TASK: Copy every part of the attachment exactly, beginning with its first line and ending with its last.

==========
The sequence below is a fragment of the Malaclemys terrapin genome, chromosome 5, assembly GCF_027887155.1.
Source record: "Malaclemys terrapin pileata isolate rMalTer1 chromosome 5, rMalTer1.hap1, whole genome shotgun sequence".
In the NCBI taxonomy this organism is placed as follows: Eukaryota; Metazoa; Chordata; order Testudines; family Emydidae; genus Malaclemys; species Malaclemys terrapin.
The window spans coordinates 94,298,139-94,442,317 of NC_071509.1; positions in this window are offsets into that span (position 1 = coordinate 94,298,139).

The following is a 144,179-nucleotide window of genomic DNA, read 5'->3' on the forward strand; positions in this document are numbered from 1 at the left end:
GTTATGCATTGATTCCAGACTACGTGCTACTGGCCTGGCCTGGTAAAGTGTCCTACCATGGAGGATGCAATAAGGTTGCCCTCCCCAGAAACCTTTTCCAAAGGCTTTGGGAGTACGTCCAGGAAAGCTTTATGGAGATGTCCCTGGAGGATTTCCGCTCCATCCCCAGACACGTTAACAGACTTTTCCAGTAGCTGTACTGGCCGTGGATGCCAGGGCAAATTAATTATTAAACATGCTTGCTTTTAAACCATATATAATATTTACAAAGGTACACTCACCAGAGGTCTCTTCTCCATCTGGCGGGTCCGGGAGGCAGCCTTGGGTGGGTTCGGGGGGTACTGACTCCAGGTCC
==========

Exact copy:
The sequence below is a fragment of the Malaclemys terrapin genome, chromosome 5, assembly GCF_027887155.1.
Source record: "Malaclemys terrapin pileata isolate rMalTer1 chromosome 5, rMalTer1.hap1, whole genome shotgun sequence".
In the NCBI taxonomy this organism is placed as follows: Eukaryota; Metazoa; Chordata; order Testudines; family Emydidae; genus Malaclemys; species Malaclemys terrapin.
The window spans coordinates 94,298,139-94,442,317 of NC_071509.1; positions in this window are offsets into that span (position 1 = coordinate 94,298,139).

The following is a 144,179-nucleotide window of genomic DNA, read 5'->3' on the forward strand; positions in this document are numbered from 1 at the left end:
GTTATGCATTGATTCCAGACTACGTGCTACTGGCCTGGCCTGGTAAAGTGTCCTACCATGGAGGATGCAATAAGGTTGCCCTCCCCAGAAACCTTTTCCAAAGGCTTTGGGAGTACGTCCAGGAAAGCTTTATGGAGATGTCCCTGGAGGATTTCCGCTCCATCCCCAGACACGTTAACAGACTTTTCCAGTAGCTGTACTGGCCGTGGATGCCAGGGCAAATTAATTATTAAACATGCTTGCTTTTAAACCATATATAATATTTACAAAGGTACACTCACCAGAGGTCTCTTCTCCATCTGGCGGGTCCGGGAGGCAGCCTTGGGTGGGTTCGGGGGGTACTGACTCCAGGTCC